The other song that I want to comment on is Track 5, “T’hei Isha Tzenua.” As with many children’s song albums, the songs are often introduced with a little dialogue. For this one, we have two friends talking. One tells the other about how her sister was baking the night before and, as she rolled up each chocolate rugelah, she said “please be chocolatey, please be chocolatey.” Her friend says, “That reminds me of the story of how Hashem created Chava. Every part of her that was created, Hashem said…” The first girl interrupts and jokes, “That she should be chocolatey?” and then asks more seriously “That she should be cute? smart? talented?” Her friend responds, “No! Hashem said t’hei isha tzenua – she should be a tzenua.” Adding on to the already-established rhetoric about princesses and shutting out the world, this song also suggests that other characteristics – like being cute, smart, or talented – are worthless unless there’s also tznius, that the main (and perhaps only) trait a frum girl should be concerned with is tznius.

In the 2022 picture book Proud to Be a Princess, obviously the rhetoric of royalty and princesses continues. The book tells stories of girls who overcame temptations, girls who were saved because they were extra careful with tznius, girls who were horrified to learn what their lack of tznius caused, etc. Some of the stories are well known and have made the rounds of Bais Yaakov schools for a while. For example, there’s the story of a young girl on Kristallnacht, trying to get through the streets to join her family in safety. She’s blonde-haired and blue-eyed, so she can pass as non-Jewish. She tries to blend in by opening her top button and exposing her collarbone, but she feels so uncomfortable with this lack of tznius that she closes it again. When she reaches her family safely and tells them this, her mother points out that she’s wearing a Magen David necklace under her shirt, so being extra careful with tznius actually saved her life – if she had left her top button open, the Germans would have known she was Jewish and attacked her. There’s a lot to unpack there, and that’s a side of tznius rhetoric I haven’t gotten into much today: the emphasis on being saved by tznius or, alternately, the devastating effects of not being tzniusdig.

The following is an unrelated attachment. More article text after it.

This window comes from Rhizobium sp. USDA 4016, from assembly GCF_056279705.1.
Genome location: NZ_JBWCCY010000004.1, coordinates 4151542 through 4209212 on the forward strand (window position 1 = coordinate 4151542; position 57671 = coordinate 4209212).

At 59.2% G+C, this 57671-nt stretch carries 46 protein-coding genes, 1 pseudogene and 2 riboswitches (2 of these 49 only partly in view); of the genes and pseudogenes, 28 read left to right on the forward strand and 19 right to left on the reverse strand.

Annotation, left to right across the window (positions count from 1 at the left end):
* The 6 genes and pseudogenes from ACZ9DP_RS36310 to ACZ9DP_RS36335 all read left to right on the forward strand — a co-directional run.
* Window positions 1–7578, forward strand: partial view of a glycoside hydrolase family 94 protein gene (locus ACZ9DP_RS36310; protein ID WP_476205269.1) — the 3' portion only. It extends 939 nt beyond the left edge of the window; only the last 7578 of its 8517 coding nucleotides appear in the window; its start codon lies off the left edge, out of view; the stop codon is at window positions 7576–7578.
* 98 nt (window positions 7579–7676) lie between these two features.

The introduction to the book, though, focuses on the idea of royalty and tells a story about Queen Elizabeth visiting New York in 2010 and wearing long sleeves despite the heat. Says the text, “Thousands of Jewish queens and princesses throughout New York, and across the world, were dressed that way too!” This focus on what real princesses and queens dress like is a common trope in tznius discussions. “Do you think the queen of England would ever wear that?” is a common question. 

Some not-perfect Bais Yaakov girls like to compile photos of contemporary queens and princesses to highlight the cherry-picking of royal outfits and the absurdity of saying “dress like a princess” when the wardrobes of today’s princesses do not conform to today’s standards of tznius. 

But the truth is that the truth doesn’t matter. It’s not about the actuality of royalty. The argument is not that Jewish girls should look to real-life princesses and queens as examples. What’s important is the use of royalty as a rhetorical device to convince Bais Yaakov girls that these rules are not restrictive, that counting inches is not something to be dreaded but something to cherish as part of a frum girl’s status as royalty, on constant guard against the pritzusidge world around her. The outcry for a need to present the mitzvah of tznius more positively continues to result in the same rhetoric, though, in what by now has become a cyclical pattern.